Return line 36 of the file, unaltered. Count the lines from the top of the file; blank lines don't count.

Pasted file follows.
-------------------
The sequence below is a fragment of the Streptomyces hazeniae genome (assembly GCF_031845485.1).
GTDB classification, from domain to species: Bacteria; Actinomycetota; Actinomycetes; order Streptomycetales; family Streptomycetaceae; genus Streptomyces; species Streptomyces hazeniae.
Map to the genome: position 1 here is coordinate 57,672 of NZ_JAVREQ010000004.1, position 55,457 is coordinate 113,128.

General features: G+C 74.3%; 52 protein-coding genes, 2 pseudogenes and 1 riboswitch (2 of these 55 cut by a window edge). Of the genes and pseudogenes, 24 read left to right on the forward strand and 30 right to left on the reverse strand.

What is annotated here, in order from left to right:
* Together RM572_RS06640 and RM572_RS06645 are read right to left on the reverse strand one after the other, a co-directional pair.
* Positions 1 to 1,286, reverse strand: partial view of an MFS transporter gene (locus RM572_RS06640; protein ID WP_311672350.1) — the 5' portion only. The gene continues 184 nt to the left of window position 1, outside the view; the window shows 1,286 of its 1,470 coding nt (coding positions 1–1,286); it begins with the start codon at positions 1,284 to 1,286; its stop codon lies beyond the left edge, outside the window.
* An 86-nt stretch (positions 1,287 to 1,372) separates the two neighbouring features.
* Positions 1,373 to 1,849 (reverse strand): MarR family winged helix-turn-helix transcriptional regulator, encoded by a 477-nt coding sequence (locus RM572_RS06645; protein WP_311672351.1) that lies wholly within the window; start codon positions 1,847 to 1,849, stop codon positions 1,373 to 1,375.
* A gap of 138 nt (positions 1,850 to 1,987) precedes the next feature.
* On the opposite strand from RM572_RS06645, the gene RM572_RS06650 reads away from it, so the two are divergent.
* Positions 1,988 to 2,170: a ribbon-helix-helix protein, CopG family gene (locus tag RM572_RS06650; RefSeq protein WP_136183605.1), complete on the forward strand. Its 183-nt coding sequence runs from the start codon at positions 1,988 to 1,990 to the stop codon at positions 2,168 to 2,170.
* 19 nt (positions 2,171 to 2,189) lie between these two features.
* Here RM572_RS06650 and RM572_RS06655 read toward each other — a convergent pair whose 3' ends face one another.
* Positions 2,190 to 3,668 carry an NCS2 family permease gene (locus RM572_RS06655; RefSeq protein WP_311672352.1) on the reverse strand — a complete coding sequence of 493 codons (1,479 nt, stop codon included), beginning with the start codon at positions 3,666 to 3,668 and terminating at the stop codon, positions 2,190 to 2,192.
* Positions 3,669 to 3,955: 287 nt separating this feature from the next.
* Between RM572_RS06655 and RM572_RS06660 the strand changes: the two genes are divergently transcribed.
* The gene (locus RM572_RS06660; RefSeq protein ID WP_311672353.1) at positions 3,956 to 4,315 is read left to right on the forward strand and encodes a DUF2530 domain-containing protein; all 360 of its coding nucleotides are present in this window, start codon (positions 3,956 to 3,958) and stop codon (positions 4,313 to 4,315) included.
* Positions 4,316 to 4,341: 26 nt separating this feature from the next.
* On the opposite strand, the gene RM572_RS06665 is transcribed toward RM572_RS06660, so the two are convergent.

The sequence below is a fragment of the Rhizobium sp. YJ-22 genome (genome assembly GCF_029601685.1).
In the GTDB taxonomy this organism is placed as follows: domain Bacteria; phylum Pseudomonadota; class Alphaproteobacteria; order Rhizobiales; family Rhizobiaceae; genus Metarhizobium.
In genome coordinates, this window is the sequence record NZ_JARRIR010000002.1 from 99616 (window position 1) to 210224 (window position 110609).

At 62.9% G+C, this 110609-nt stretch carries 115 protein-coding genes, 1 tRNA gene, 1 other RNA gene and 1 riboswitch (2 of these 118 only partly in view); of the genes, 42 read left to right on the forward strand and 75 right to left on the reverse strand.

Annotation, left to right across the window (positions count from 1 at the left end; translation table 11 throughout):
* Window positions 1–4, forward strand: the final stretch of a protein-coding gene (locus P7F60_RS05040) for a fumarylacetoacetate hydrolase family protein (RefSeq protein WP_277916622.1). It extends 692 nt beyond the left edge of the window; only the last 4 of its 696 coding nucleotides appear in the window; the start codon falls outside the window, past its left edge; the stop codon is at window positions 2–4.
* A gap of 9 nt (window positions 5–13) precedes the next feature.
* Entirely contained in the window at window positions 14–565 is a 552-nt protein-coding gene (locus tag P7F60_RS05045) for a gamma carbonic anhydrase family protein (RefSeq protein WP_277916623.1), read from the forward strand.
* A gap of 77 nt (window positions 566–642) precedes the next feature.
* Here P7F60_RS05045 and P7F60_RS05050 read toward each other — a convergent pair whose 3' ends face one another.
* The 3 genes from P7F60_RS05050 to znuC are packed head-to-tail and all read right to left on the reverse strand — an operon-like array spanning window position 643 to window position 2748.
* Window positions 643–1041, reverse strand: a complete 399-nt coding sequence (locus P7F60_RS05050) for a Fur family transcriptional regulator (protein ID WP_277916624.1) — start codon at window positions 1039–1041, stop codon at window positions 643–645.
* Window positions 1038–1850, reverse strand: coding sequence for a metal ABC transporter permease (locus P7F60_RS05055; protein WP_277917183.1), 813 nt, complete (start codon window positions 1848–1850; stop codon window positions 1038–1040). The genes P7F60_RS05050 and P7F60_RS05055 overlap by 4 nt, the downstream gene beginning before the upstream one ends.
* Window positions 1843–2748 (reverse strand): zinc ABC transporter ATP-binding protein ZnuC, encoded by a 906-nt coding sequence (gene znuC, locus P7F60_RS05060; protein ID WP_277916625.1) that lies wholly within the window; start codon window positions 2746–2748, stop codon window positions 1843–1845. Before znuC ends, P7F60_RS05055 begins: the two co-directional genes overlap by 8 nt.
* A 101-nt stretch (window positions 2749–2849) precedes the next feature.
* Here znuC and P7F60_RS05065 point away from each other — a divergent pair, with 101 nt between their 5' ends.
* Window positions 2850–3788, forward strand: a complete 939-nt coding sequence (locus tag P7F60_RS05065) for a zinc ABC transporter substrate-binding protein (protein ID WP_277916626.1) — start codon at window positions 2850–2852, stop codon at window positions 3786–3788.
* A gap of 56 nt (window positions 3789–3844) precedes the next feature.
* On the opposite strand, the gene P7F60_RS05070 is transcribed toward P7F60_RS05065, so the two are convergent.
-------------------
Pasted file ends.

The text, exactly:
* Here znuC and P7F60_RS05065 point away from each other — a divergent pair, with 101 nt between their 5' ends.